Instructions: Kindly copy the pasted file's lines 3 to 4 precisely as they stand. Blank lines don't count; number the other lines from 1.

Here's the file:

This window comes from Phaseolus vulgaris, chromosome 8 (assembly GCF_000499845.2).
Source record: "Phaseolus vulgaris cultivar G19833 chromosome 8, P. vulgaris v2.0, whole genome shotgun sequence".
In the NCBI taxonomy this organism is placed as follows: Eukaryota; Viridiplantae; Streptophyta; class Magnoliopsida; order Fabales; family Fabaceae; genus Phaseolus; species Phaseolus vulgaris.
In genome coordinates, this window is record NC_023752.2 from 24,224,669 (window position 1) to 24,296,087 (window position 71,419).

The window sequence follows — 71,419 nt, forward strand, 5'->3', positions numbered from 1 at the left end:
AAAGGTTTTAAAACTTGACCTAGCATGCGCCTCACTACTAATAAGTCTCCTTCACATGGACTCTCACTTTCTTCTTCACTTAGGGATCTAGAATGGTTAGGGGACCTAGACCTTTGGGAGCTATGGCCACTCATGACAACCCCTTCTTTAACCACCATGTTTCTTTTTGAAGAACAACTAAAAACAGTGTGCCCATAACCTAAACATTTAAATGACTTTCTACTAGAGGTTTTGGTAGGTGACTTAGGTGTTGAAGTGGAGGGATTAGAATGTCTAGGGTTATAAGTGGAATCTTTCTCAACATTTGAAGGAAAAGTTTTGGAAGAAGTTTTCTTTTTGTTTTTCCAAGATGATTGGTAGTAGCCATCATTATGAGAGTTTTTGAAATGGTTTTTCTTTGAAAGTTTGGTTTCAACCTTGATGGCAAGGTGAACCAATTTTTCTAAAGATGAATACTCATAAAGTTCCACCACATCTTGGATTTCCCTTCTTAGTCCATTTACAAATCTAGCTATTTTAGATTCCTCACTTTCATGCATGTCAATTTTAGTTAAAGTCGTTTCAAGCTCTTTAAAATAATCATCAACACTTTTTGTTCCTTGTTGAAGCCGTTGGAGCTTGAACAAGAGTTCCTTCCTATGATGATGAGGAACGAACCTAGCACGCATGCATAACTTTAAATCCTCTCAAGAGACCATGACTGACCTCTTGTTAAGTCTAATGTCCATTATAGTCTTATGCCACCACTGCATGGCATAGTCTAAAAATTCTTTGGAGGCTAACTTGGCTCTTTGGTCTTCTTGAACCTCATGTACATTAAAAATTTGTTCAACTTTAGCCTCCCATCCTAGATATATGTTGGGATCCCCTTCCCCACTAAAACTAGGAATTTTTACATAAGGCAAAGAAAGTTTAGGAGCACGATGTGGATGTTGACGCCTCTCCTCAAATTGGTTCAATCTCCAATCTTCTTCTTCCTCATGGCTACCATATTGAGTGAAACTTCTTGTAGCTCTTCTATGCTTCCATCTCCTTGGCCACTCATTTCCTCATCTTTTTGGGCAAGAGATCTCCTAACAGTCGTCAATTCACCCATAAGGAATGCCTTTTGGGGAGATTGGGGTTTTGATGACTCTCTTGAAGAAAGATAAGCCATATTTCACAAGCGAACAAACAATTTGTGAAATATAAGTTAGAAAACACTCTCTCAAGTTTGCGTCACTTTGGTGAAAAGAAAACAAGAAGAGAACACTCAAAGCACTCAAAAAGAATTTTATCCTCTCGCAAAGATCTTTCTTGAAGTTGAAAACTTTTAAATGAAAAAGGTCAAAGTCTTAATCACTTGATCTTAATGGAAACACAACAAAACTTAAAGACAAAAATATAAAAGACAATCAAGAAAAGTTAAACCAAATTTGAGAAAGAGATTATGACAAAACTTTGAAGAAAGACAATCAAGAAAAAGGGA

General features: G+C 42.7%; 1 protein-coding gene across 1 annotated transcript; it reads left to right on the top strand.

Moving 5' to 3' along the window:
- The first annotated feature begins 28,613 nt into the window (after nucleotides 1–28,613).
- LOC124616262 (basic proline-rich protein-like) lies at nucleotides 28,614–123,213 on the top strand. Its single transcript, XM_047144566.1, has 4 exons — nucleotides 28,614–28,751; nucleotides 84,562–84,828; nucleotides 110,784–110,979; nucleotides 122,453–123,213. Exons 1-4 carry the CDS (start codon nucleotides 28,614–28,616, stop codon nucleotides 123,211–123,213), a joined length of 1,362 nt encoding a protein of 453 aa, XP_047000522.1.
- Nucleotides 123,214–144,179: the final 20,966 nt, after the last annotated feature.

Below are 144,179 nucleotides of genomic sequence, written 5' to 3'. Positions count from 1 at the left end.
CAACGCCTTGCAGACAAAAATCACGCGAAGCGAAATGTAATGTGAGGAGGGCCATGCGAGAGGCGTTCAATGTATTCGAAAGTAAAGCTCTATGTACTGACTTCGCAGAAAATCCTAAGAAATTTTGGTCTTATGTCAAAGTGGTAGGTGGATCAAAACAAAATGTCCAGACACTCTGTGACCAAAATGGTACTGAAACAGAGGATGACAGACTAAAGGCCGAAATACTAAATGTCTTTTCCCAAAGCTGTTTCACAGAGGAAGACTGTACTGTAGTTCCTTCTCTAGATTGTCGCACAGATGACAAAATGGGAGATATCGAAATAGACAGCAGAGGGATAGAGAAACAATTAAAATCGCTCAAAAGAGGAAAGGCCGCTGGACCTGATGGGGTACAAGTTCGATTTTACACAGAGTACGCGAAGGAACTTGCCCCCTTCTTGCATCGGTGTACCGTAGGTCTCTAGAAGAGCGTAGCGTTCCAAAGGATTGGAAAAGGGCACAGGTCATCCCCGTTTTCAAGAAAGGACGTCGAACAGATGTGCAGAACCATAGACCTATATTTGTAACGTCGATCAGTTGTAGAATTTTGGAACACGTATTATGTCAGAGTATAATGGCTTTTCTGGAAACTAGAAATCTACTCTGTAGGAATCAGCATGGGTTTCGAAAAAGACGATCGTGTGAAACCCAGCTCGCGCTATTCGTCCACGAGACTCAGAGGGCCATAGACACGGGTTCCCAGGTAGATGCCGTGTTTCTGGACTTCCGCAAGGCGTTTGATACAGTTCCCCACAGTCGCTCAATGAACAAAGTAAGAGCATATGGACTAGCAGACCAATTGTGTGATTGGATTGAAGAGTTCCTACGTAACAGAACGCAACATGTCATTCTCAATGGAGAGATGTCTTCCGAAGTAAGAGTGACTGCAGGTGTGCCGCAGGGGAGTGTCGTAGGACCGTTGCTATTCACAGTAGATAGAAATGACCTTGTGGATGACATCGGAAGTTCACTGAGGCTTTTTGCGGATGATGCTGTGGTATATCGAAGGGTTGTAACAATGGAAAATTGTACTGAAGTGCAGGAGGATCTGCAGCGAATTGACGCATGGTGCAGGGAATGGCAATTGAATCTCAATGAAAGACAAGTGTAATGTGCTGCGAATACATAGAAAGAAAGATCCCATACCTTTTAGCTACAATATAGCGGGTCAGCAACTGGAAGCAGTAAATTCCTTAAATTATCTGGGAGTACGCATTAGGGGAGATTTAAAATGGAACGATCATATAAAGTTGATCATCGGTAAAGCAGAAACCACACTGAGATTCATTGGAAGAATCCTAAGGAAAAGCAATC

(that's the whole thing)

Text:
In the NCBI taxonomy this organism is placed as follows: Eukaryota; Viridiplantae; Streptophyta; class Magnoliopsida; order Fabales; family Fabaceae; genus Phaseolus; species Phaseolus vulgaris.
In genome coordinates, this window is record NC_023752.2 from 24,224,669 (window position 1) to 24,296,087 (window position 71,419).